Structure, Physical Properties, and Transport of Multiblock Ionomers

Date of Completion

January 2012


Chemistry, Polymer|Engineering, Chemical|Engineering, Materials Science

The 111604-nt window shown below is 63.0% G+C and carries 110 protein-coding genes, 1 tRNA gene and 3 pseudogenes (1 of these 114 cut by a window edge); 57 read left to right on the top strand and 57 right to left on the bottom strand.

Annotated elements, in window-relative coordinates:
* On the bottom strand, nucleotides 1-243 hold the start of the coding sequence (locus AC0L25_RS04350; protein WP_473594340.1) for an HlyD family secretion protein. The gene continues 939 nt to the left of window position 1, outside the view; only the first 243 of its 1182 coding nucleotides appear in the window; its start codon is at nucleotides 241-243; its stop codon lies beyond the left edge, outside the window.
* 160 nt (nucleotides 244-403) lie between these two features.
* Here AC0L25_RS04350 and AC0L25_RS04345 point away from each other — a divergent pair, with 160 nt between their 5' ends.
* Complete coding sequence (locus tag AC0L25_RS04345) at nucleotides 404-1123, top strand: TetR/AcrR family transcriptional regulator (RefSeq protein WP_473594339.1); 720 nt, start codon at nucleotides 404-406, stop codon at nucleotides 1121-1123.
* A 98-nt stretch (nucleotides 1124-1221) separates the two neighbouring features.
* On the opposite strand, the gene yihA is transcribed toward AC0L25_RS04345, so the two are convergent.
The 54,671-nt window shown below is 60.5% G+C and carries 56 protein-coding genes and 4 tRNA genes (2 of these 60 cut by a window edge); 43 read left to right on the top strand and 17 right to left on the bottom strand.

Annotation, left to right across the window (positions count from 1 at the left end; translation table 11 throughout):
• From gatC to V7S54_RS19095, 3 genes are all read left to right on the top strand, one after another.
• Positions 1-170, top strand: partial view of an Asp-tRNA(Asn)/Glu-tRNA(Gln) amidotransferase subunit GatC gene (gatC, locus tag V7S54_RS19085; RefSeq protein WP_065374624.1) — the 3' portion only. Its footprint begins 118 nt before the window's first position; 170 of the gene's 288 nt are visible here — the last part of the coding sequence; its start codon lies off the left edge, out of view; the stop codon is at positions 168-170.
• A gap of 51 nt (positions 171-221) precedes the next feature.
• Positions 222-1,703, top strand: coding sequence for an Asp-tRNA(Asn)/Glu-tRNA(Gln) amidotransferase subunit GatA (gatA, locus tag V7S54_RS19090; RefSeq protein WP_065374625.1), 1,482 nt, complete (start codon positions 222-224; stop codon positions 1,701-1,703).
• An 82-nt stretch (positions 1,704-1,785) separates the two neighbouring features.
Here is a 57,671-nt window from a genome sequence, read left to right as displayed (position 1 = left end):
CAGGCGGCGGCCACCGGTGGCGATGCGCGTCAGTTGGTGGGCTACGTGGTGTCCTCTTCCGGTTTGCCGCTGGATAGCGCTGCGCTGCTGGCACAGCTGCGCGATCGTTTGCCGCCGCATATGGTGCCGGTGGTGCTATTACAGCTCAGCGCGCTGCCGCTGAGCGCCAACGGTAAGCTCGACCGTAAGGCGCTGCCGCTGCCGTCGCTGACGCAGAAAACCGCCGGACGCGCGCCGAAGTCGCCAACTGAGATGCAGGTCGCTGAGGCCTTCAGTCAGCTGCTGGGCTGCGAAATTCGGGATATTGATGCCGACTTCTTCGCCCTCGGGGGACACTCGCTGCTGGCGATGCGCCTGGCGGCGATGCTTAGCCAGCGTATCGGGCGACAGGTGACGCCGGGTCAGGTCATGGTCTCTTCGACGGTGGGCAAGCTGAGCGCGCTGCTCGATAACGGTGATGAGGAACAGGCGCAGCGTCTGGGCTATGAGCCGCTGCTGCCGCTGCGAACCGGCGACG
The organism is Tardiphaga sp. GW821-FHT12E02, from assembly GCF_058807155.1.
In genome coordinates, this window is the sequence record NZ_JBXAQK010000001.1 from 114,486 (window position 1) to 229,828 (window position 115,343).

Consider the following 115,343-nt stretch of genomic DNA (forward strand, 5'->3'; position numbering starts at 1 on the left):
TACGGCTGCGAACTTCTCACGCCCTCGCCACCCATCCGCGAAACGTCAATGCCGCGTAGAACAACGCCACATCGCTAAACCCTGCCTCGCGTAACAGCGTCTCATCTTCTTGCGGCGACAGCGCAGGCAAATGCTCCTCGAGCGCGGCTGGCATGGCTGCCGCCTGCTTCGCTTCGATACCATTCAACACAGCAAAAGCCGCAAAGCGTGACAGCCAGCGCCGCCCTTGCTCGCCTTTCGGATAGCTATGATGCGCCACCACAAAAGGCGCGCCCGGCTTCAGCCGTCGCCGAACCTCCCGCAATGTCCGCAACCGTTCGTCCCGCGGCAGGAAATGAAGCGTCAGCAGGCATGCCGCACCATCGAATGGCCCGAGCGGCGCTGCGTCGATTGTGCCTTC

Molecule transport and physical properties in block ionomer membranes are dependent upon molecular weight, ion concentration as well as the ionic interactions within functional groups. The micro phase separation of block copolymers has the potential of attaining higher proton conductivity and desirable physical properties. A series of sulfonated poly(arylene ether sulfone) multiblock ionomers (BPSH-BPS) and poly((t-butyl styrene)-b-(ethylene propylene)-b-(styrene-co-styrene sulfonate)- b-(ethylene propylene)-b-(t-butyl styrene)) (PBC) ionomers were studied to evaluate their morphology, physical, and transport properties. ^ Structure, viscoelastic and transport properties of BPSH-BPS were investigated as a function of block length and temperature using several analytical techniques. The results revealed the long range ordering lamellar morphology was formed in BPSH-BPS. Relaxation time and glassy state modulus decreased with increasing ionic block length, while the larger ionic domain size was observed in BPSH-BPS with longer block length. An expansion in ionic domain size resulted in lower fractional free volume (FFV) and gas permeability in BPSH-BPS (15k:15k). ^ Another block copolymer of PBC ionomers (PBC-XX-Y) were studied by varying ion concentration (IEC) and ionic interaction (Y). Ordering structure, which was observed in unsulfonated PBC (PBC-0.0), was disrupted by ionic interaction in sulfonated PBC copolymers. Slight difference in gas permeability P, diffusivity D and solubility coefficient S were observed when IEC differed in a range of 0.0-2.0 mequiv./g. Further, the percolation threshold for proton transport was observed at IEC=1 .0 mequiv./g. ^ In addition, ionic interactions between the sulfonate groups of PBC ionomers coordinated with various metal ions (Li+, Na+, K+, Mg2+, Ca2+, Ba2+) were investigated. Properties of PBC were dependent upon metal-ion cationic radius that influenced thermal stability, liquid swelling properties, and transport of gas and liquids, while polymer structure was less affected by metal ions. Further, the choice of solvents used for casting membranes significantly impacted PBC ionomer morphology and then their transport properties. Good solvent enhanced the segment motion and their ability to self-assembly into ordering structure. Fundamental knowledge from this work is expected to advance the development of block ionomer copolymers and their use in gas separations and polymer fuel cells. ^